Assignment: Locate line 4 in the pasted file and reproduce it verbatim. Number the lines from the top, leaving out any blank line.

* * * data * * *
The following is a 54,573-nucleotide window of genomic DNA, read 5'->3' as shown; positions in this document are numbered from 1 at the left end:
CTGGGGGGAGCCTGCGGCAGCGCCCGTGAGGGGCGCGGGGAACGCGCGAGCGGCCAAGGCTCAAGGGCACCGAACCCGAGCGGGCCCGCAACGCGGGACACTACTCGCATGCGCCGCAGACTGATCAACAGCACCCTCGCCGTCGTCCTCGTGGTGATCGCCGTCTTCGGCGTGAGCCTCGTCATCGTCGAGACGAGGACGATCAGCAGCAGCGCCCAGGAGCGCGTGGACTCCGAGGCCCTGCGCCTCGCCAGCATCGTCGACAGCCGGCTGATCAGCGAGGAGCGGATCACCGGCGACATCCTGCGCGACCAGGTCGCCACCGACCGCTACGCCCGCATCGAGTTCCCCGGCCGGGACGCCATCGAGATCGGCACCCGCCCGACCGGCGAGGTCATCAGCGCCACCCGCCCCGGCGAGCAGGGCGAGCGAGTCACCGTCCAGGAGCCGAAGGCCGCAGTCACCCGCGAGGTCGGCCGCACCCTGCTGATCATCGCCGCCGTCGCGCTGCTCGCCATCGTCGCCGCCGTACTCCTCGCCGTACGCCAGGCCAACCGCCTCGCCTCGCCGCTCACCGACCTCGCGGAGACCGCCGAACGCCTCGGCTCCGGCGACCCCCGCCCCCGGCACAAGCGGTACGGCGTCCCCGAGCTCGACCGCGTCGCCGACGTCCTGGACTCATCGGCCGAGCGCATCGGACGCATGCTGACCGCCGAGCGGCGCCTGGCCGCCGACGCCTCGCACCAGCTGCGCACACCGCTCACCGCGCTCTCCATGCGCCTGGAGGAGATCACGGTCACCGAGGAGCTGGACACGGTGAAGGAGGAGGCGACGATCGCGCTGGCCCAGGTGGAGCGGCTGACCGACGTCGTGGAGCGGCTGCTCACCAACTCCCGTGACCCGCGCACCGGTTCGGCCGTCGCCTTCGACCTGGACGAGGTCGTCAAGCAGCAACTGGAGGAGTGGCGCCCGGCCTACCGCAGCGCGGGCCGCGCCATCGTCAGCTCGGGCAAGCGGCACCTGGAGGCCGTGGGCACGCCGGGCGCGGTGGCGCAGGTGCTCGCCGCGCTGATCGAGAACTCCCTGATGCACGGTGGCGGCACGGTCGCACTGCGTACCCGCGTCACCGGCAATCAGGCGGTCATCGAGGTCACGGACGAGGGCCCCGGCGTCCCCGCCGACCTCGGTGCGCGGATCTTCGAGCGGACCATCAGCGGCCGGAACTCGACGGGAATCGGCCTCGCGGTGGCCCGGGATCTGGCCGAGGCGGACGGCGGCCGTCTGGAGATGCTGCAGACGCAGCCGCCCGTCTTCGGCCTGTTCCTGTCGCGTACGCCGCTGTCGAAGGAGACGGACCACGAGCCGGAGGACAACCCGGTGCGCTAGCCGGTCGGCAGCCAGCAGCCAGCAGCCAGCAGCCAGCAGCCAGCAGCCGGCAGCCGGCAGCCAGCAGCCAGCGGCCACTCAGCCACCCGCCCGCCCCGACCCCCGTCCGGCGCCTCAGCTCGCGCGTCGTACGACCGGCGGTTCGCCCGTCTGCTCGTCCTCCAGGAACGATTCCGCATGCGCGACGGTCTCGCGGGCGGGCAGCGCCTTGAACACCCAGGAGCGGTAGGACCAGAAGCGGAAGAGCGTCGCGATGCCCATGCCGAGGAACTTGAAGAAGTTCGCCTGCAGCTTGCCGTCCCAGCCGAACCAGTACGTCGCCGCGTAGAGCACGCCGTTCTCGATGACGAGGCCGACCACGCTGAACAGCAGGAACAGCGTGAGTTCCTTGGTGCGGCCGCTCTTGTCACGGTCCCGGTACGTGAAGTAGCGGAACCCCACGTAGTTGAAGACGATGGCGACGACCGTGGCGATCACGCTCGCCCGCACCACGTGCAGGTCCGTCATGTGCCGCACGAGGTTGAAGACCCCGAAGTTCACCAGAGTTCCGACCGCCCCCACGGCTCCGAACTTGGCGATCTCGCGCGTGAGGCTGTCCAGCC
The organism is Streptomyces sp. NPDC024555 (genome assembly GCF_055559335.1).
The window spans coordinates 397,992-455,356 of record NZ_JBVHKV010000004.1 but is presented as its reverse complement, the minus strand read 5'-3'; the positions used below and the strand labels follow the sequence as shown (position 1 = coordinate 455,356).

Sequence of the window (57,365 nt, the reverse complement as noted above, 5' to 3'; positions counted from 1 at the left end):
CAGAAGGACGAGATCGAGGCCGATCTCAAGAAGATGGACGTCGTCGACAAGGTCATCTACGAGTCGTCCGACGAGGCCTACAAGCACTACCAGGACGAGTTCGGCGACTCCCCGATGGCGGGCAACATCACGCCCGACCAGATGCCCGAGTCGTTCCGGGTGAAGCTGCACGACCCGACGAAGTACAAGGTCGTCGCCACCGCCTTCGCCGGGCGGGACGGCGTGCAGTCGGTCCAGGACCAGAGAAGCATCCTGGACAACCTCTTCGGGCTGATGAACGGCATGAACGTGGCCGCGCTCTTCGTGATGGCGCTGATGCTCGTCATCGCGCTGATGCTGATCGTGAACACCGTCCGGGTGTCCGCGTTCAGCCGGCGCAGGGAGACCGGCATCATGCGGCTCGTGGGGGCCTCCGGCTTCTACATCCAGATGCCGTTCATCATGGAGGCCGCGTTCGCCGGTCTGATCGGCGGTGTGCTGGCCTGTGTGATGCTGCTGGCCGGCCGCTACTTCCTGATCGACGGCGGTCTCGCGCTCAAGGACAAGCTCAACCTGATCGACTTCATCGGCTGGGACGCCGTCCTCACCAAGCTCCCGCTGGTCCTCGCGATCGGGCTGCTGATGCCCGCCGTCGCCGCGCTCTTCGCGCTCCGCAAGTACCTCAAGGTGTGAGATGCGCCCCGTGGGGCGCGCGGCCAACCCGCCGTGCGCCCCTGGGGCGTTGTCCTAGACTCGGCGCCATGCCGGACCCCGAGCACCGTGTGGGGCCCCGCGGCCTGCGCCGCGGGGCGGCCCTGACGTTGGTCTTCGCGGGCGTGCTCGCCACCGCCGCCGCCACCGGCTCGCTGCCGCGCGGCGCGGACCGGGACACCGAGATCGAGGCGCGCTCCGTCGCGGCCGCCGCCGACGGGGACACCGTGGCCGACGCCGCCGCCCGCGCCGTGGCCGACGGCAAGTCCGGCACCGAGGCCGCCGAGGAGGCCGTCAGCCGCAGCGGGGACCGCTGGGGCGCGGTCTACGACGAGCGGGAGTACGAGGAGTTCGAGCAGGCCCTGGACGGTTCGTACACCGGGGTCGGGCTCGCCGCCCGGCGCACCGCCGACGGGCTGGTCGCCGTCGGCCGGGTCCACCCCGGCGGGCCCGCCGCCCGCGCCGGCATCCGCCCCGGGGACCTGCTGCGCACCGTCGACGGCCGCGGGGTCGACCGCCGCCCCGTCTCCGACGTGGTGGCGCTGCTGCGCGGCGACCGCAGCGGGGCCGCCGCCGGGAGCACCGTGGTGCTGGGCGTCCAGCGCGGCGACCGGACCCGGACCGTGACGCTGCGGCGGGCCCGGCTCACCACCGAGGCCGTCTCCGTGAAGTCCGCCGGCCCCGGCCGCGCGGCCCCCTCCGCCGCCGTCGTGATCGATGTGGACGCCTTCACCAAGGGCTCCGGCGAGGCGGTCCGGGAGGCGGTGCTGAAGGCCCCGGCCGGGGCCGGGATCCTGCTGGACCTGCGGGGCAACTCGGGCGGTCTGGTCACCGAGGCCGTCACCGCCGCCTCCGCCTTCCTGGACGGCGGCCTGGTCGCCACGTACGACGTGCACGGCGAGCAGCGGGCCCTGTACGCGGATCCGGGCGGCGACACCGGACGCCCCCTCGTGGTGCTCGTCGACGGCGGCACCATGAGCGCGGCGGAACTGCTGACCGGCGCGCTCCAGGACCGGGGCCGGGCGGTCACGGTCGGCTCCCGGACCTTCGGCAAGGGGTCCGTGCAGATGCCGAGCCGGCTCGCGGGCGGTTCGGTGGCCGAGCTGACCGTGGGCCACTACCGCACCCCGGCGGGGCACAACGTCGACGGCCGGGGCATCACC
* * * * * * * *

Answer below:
The window spans coordinates 397,992-455,356 of record NZ_JBVHKV010000004.1 but is presented as its reverse complement, the minus strand read 5'-3'; the positions used below and the strand labels follow the sequence as shown (position 1 = coordinate 455,356).